Responses 006 (May 2013)
It might seem obvious, but the question is not "Can we trust our emotions... ?" but "Can we know when to trust... ?" This is not as easy as it seems.
On one level, the "Can we know... ?" kind of question is somewhat facetiously answered all the time, by people who should know better, with "No, of course not, how can anyone know that they know anything?" On a slightly higher level, the point of asking a 'can I know' question is so that one can argue whether or not one has a reasonable chance of knowing something — it's not a 'will I know' question either.
To extend the idea further, let's ask this: "Can we know when to trust X in the case of Y?" It's a question about the reliability or validity of the approach, and there are two main ways of trying to answer it.
The first is inductive, a historical-legal approach based on the evidence of precedents and antecedents. Supposing that trusting X has always led to success or truth or knowledge in the case of Y. Then clearly we can know when to trust X — it's whenever Y is the case. But the problem of the inductive approach is that at any time, a 'black swan' might appear — a fluke that happens and shows that prior performance is no guarantee of future success. How much can you trust something based on its history? Does the 100% reliability of the past continue into the future?
The second is deductive, a philosophical-logical approach based on reasoning. If Y is such that Y is susceptible to success when using X, then we can always trust X based on the nature of Y. Then we clearly can also know when to trust X — it's whenever Y (or something with the X-related properties of Y) occurs. However, the problem of the deductive approach is that it depends on our first assumption or axiom being true. If we think Y is such, but it isn't, then all our subsequent reasoning is flawed. How much can you trust something based on logical conclusions that are worked out based on an assertion that might not be valid?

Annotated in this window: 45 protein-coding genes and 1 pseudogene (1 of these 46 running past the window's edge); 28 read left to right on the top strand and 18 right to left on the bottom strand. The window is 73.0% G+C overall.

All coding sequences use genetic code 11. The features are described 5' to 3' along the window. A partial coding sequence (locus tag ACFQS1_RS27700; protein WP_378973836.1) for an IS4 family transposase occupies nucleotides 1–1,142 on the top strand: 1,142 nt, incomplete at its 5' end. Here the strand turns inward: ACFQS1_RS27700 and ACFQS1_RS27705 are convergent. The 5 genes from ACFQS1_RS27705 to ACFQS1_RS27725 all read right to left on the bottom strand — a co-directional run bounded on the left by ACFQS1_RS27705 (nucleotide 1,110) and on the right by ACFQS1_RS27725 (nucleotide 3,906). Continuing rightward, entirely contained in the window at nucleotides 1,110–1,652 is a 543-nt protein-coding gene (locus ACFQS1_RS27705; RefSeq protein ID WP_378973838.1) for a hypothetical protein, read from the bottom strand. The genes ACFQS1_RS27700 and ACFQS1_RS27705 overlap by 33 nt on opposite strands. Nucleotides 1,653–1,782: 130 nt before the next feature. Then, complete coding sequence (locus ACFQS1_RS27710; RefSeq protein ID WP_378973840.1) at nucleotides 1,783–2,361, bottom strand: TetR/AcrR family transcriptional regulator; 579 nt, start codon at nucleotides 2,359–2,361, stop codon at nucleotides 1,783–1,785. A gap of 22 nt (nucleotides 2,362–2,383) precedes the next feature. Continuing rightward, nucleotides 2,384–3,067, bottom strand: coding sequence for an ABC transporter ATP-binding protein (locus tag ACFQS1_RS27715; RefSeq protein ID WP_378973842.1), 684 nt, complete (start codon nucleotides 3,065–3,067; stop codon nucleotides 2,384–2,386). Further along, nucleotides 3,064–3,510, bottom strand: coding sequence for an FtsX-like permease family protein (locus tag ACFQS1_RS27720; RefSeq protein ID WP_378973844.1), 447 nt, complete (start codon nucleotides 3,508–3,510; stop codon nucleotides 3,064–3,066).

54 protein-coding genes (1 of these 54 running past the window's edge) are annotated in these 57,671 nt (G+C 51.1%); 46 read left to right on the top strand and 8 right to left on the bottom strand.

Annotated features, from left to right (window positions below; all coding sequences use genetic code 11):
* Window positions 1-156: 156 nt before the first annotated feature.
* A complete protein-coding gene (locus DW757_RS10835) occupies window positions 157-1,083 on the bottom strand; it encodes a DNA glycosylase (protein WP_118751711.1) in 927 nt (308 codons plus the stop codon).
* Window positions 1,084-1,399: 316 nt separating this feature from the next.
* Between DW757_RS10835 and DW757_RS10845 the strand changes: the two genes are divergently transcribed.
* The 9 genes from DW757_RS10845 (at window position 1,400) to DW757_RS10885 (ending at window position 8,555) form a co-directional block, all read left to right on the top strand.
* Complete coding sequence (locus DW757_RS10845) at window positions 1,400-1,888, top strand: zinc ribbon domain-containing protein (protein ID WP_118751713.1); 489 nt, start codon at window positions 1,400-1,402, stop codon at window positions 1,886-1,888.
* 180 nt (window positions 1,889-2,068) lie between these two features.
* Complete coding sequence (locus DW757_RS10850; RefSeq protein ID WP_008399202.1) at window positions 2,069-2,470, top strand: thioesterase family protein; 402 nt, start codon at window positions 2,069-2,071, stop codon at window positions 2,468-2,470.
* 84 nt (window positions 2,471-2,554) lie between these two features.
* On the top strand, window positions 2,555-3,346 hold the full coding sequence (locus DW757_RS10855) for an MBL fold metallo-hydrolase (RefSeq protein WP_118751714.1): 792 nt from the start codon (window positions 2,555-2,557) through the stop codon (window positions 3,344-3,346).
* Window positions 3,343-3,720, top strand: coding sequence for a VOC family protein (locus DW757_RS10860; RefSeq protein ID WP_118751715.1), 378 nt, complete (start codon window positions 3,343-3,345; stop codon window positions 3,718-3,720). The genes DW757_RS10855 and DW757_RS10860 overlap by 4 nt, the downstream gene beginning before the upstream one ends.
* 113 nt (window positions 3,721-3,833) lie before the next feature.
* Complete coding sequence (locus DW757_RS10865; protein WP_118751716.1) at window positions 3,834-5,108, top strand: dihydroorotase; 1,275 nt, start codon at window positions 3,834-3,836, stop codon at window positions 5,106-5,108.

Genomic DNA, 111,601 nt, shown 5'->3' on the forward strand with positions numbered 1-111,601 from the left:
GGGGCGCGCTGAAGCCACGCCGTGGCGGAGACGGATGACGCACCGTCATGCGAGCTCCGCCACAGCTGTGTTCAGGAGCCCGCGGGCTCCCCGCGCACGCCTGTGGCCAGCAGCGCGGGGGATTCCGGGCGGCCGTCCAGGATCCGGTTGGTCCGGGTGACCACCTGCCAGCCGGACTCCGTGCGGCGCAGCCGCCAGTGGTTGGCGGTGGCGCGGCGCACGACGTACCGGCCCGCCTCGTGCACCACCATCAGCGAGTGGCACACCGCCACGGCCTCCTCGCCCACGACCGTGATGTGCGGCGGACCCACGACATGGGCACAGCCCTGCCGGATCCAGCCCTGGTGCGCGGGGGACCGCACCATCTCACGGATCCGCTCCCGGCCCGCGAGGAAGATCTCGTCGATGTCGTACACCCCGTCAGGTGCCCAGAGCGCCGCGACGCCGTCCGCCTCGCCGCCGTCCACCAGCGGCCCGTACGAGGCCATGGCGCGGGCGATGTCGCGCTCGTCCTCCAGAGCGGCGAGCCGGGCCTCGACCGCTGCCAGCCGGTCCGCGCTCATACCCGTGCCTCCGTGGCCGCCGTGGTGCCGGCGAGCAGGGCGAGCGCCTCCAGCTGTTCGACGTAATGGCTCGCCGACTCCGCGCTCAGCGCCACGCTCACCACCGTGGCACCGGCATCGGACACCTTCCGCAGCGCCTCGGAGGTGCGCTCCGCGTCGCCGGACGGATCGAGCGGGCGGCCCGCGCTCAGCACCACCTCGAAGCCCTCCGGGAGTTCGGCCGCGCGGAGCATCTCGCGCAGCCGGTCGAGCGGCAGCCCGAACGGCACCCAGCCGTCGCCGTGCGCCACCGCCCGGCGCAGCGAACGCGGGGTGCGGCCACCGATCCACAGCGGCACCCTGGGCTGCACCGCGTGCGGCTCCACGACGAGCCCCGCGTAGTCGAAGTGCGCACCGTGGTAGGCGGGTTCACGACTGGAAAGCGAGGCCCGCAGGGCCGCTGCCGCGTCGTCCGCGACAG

Now let's consider 'pursuit of knowledge... history and one other AOK'.
History can be defined as the construction of a narrative based on verifiable events in generally chronological order, so as to explain the present in the light of the past. History should make no attempt to predict the future; it is a sense-making exercise based on things that have already happened and are far enough away that we can begin to gather a fairly comprehensive collection of evidence concerning those things. (You can probably find useful definitions of other AOKs elsewhere in this blog.)
So how would we know when to trust our emotions when in the pursuit of historical knowledge? Clearly, the evidence must be verified by sense and reason to a large extent. But the pursuit of historical knowledge consists of different types of evidence: witnesses and reports, archaeological finds, ideas from the other human sciences (sociology, anthropology etc) about how humans normally behave.
Some of those kinds of evidence require us as humans to respond as humans — to try to understand by empathy and emotion why people did things. This is what emotion as a way of knowing is all about — it is the body's complex physiological and biochemical response to incoming material, giving us a sense of how other humans might feel about it and thus altering or forming our psychological perspective on it. We then interpret what we see in the light of what we feel. In this way, the history we then construct therefore makes more sense to our readers and may be closer to a true explanation of why humans did something. How do we decide WHEN to trust emotion in this way? If we can decide at all, that's the answer to part of the original question.
And that's the beginning of the argument you need to construct. Enjoy!